In 1968, the four opened Century 21 recording studios, Winnipeg's first independent multi-track facility. Located on King Edward Avenue, the studio featured cutting edge 8-track recording. Responsibilities were divided between the four band members. "I handled the technical and equipment duties," Ron explains, "John was the master mixer and engineer, Harry was on the creative side and Ted was the bean counter who looked after the clients and accounts."
While the studio was booked heavily by a variety of recording artists, from Harry Belafonte ("Harry loved coming to Winnipeg to record," notes John) to Streetheart, commercial jingles helped pay the bills. Ron estimates Harry produced more than 1,000 jingles in his career, including some for McDonald's. "We realized there was a need for this kind of work," says John, who still recalls the words to their first jingle for a Dixie Lee Chicken franchise in southern Ontario.
As the studio flourished, the four expanded into other sound-related ventures including equipment rentals. In 1972, the Paley brothers branched out into broadcast and recording equipment sales, opening Oakwood Audio. "We were known as The Inconvenient Stereo Store and our manager was Ernie Klem or 'Weird Old Ernie,' " laughs Ron. Bobby Vinton became their first major client, with Oakwood's Gerry Leger taking their gear around the world for three years. Among the company's clients were the Pope's giant Birds Hill mass and the Calgary Olympics. John became the main sound man for the Calgary Stampede, a gig he kept for 37 years.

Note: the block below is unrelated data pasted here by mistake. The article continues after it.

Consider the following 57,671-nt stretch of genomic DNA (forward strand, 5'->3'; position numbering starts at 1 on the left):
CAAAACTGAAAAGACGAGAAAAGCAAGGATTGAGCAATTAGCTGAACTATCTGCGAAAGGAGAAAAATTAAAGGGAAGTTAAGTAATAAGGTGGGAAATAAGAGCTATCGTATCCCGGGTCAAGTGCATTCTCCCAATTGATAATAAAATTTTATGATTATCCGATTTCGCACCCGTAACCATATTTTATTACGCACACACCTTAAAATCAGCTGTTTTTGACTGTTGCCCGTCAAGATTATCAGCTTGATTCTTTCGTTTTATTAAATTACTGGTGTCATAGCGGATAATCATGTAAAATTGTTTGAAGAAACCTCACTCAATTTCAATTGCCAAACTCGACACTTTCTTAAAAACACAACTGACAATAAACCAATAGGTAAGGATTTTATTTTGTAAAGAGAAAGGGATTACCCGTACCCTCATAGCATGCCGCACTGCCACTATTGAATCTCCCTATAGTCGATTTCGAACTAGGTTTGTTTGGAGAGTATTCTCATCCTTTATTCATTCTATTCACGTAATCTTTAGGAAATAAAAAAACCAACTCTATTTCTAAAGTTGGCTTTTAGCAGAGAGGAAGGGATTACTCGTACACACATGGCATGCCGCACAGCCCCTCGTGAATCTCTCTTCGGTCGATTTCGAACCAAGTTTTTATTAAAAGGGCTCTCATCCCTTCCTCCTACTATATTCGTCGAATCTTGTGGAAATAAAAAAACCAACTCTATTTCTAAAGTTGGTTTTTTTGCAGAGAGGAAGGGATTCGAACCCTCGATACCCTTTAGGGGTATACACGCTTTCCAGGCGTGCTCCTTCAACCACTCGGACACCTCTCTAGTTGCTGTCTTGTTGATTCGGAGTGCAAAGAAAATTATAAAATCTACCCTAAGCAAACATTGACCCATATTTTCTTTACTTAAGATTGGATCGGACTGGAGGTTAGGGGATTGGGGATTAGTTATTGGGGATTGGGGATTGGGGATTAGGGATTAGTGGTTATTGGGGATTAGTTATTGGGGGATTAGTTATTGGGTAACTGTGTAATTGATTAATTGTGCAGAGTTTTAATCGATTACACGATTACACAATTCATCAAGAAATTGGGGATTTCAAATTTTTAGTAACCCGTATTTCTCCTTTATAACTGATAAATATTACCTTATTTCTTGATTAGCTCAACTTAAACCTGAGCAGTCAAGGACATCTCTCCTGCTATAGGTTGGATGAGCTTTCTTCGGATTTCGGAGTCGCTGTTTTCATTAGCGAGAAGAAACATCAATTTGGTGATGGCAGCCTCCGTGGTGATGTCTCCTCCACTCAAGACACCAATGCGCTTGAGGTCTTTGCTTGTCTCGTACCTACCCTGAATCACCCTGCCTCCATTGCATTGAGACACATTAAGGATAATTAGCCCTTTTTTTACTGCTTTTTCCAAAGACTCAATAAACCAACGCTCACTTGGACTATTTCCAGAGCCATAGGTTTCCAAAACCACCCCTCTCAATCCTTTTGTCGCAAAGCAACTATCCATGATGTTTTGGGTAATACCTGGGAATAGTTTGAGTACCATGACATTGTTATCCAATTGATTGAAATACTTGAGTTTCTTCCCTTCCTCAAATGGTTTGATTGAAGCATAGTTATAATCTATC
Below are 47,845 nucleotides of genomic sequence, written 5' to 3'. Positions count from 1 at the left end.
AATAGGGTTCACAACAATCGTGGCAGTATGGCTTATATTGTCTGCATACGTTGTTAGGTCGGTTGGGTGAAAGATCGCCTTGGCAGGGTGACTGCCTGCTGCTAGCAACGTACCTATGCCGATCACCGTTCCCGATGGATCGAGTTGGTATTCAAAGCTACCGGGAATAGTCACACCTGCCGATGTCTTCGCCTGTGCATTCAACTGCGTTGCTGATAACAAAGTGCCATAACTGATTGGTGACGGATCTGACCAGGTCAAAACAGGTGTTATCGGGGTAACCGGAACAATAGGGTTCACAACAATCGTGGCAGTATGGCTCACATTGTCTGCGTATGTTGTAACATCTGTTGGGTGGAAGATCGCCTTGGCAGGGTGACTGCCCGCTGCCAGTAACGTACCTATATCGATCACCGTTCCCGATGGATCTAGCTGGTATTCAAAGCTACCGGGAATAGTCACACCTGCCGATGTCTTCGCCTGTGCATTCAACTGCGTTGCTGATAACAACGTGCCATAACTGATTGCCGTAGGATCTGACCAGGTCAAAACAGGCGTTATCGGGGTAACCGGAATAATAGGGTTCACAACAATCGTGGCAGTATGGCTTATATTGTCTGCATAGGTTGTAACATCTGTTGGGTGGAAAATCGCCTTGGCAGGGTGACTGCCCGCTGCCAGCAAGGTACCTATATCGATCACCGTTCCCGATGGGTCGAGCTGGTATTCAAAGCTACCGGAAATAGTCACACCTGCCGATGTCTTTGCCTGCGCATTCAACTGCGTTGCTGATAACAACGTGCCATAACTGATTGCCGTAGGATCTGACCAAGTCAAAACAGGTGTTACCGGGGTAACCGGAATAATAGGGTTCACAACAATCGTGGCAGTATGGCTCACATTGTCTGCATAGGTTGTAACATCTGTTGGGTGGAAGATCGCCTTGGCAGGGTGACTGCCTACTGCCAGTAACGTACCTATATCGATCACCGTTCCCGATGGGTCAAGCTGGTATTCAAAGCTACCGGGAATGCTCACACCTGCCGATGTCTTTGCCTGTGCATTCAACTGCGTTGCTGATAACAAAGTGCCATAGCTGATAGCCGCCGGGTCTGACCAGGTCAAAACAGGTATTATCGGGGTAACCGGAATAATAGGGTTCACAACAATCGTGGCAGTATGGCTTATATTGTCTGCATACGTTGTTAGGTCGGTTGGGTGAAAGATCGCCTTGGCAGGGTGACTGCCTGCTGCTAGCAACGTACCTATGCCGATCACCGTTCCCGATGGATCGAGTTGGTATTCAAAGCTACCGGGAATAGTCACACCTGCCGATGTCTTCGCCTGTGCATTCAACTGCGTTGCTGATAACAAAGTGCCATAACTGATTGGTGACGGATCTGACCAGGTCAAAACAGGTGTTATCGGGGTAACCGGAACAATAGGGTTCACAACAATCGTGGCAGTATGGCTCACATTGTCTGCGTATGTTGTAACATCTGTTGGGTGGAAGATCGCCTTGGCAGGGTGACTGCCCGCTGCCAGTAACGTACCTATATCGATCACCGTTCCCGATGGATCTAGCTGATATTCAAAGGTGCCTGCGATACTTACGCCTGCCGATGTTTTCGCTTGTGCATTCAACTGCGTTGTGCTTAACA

Two years later, Century 21 recording studio relocated to a former Masonic lodge on Leila Avenue in West Kildonan. The impressive facility was built by legendary California studio designer Tom Hidley of Westlake Recording Studios fame and was the only Westlake studio in Western Canada. "We always reinvested in the business," notes John, who spent his honeymoon buying recording equipment in Minneapolis. "We wanted to work with the best equipment."
As Oakwood Audio grew, the two sets of brothers divided companies, with the Hildebrands remaining with the recording studio. Boasting 24-track state-of-the art recording, the studio remained open until 1998, when digital recording began replacing analog. Their top-of-the-line Neve recording board was purchased by Australian band AC/DC, who sent their crew to Winnipeg to dismantle it and fly it back to Australia for their own studio.
Embracing the digital revolution, Ron founded Media Touch software company in 1994. Its software is found in broadcast facilities across the continent, including influential 1010 WINS in New York. He later created Ron Paley Broadcast and bought the award-winning Digital Jukebox company. Ted works with him.
A rarity in the music business, the two sets of brothers continue to remain close after 50 years of working together. "I can never remember Ron and I having an argument," states John. "Even after we all married, we lived near each other. We're all still friends."